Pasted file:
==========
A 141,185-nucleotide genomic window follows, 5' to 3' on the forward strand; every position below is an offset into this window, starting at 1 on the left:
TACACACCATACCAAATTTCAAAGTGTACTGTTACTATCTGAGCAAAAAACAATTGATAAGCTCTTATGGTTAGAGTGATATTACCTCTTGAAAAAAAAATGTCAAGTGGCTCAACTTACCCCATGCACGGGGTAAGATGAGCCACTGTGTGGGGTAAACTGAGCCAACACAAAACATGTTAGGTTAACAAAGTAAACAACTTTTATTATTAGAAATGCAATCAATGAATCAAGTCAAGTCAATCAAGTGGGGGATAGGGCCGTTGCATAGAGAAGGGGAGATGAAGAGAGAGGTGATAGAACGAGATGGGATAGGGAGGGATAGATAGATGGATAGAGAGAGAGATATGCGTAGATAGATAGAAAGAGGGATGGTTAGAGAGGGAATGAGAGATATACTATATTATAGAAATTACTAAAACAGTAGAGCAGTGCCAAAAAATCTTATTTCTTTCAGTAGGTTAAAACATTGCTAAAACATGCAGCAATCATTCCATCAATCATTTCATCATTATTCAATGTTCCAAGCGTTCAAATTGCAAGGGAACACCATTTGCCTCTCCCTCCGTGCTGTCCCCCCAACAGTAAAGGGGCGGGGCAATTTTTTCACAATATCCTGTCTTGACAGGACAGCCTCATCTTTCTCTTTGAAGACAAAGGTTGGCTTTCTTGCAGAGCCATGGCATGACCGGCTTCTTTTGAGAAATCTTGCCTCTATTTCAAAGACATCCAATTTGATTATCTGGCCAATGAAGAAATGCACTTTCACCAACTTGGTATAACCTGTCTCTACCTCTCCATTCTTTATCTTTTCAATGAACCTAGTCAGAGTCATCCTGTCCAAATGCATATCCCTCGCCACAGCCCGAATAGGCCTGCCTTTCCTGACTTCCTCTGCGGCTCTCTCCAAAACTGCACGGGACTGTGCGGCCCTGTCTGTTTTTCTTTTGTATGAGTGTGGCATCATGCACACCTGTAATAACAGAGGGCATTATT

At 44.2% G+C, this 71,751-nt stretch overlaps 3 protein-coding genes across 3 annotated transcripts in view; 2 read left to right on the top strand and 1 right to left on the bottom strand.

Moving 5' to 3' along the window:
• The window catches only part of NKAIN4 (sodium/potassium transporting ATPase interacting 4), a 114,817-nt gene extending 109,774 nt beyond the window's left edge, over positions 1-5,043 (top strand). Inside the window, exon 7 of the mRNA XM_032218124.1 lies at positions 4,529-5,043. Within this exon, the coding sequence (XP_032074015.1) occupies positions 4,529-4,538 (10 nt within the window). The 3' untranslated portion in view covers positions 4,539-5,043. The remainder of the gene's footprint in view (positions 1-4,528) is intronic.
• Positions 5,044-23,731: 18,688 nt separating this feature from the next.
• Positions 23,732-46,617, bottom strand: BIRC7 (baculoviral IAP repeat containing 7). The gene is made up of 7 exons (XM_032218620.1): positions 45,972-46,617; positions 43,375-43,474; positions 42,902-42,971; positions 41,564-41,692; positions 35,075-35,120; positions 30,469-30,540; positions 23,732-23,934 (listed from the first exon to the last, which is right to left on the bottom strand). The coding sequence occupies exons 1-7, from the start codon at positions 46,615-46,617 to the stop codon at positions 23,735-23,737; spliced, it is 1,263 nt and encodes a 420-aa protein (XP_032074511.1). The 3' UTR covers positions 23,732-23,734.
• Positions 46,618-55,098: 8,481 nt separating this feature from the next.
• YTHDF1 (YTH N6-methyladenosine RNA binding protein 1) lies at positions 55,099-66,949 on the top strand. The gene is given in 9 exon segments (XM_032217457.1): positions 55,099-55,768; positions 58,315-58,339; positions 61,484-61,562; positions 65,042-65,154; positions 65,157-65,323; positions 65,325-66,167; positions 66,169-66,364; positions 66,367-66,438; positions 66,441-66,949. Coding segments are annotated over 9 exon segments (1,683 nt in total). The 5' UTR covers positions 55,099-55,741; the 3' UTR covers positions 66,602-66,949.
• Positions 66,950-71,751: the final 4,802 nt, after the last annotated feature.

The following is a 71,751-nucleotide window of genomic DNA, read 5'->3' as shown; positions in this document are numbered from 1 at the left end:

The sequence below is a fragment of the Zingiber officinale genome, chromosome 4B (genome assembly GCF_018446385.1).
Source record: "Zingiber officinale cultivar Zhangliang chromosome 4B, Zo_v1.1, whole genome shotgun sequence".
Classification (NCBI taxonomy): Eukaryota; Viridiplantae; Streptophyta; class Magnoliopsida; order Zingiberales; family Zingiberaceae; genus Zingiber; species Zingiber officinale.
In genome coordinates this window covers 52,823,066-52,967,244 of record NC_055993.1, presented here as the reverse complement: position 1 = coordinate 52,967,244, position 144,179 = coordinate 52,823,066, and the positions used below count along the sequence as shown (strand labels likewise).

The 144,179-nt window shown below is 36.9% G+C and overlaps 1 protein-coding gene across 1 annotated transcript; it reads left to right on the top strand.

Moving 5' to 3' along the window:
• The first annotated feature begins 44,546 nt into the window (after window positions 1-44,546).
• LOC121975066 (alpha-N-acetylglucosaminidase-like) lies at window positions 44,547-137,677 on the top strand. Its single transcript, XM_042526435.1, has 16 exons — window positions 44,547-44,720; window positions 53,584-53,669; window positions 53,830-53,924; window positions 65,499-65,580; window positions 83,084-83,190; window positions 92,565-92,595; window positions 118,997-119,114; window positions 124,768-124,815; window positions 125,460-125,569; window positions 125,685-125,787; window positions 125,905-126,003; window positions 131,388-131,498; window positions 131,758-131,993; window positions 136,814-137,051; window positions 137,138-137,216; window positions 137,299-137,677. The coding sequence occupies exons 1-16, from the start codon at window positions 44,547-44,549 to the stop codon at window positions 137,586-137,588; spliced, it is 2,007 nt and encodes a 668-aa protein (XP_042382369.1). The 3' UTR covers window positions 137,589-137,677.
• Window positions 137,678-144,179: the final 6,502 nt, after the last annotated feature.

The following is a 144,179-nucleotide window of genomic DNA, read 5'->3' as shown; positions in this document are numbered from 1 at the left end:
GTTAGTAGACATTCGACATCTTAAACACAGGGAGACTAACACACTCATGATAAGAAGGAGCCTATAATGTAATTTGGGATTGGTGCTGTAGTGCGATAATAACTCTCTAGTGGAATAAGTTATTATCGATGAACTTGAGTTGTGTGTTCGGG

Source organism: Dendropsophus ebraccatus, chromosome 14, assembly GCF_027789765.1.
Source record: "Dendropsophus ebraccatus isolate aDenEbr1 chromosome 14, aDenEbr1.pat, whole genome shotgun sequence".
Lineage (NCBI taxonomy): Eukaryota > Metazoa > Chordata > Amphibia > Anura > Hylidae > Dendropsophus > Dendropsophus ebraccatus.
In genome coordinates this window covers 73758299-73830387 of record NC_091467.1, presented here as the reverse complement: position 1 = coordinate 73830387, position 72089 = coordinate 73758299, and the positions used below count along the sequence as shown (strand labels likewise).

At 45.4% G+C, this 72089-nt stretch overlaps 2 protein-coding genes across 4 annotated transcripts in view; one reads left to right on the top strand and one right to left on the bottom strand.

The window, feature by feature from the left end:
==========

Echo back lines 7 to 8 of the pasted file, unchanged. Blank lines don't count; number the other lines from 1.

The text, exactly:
• Positions 23,732-46,617, bottom strand: BIRC7 (baculoviral IAP repeat containing 7). The gene is made up of 7 exons (XM_032218620.1): positions 45,972-46,617; positions 43,375-43,474; positions 42,902-42,971; positions 41,564-41,692; positions 35,075-35,120; positions 30,469-30,540; positions 23,732-23,934 (listed from the first exon to the last, which is right to left on the bottom strand). The coding sequence occupies exons 1-7, from the start codon at positions 46,615-46,617 to the stop codon at positions 23,735-23,737; spliced, it is 1,263 nt and encodes a 420-aa protein (XP_032074511.1). The 3' UTR covers positions 23,732-23,734.
• Positions 46,618-55,098: 8,481 nt separating this feature from the next.